As for Paul being a 'Hebrew of the Hebrews', I read this as a defensive statement aimed at convincing his audience of his impeccable Jewish antecedents. At least one highly-regarded Jewish theologian of this historical period actually disputes Paul's claim to being Jewish at all. But even if we do accept Paul's claim that he was originally Jewish, to the Jewish mind it is not what you come from that matters, but what you do in the present and the future. Origins are not the most important feature of Judaism and so in determining whether Paul was Jewish, Jews would be most interested in his life and not his background or who he studied under.
On that note, he describes himself in Acts as sitting at the feet of Gamaliel and it may surprise you to learn that Gamaliel came from a line of very lenient Torah scholars, who always bore in mind the fragility of human beings. In cases of legal dispute, Gamaliel and his followers tried their best to listen to the other side of the argument, but then invariably came down on the side of the poor and the homeless.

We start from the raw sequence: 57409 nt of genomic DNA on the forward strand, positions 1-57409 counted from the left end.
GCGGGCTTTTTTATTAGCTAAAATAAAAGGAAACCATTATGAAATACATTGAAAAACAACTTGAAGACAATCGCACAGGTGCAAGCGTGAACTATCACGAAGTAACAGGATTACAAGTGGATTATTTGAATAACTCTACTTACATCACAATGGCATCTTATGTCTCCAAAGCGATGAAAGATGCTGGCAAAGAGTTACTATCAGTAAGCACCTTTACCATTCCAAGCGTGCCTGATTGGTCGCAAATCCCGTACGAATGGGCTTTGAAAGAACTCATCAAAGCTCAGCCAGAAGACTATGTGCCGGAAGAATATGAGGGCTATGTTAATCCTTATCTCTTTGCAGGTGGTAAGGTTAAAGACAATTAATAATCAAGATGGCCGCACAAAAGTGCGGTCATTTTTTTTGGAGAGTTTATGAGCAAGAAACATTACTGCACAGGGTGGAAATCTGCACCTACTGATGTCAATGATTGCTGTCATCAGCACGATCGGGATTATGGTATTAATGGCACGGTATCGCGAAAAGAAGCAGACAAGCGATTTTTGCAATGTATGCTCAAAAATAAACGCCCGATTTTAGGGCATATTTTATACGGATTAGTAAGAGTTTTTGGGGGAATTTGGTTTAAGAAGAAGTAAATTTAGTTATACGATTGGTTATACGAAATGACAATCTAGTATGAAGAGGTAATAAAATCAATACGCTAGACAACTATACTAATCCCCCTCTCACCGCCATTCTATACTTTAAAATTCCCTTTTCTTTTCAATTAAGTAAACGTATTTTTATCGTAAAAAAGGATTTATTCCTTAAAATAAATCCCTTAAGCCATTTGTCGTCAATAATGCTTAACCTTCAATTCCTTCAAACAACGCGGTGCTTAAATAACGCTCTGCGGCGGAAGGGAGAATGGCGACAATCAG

With regard to women, for instance, Gamaliel the Elder, at whose feet Paul specifically states that he sat, is quoted as follows in the Talmud, Avodah Zarah:
"Gamliel the Elder was once strolling on the Temple Mount, when he saw a non-Jewish woman and he pronounced a benediction regarding her" – the reference being to the blessing: "Blessed be He that He created such beautiful creatures in His world.''
The school of Shammai was, as I understand Paul to be, far stricter about the role of women in society. To give you a flavour of their thinking, this school of thought, in stark contrast to Gamaliel, dramatically stated that "it had been better for humans not to have been created."
What's noteworthy is that it is Rabbi Gamaliel and his school of thought that have been followed by the majority of Jews, including to this day.
Paul also calls himself as a Pharisee and the son of Pharisees, although his entire approach appears to me to be anti-Pharisaical. It is interesting for me as a Jew to note that the term Pharisaic has often since been used in a negative way by Christians, in stark contrast to how we as Jews understand the term 'Pharisee'.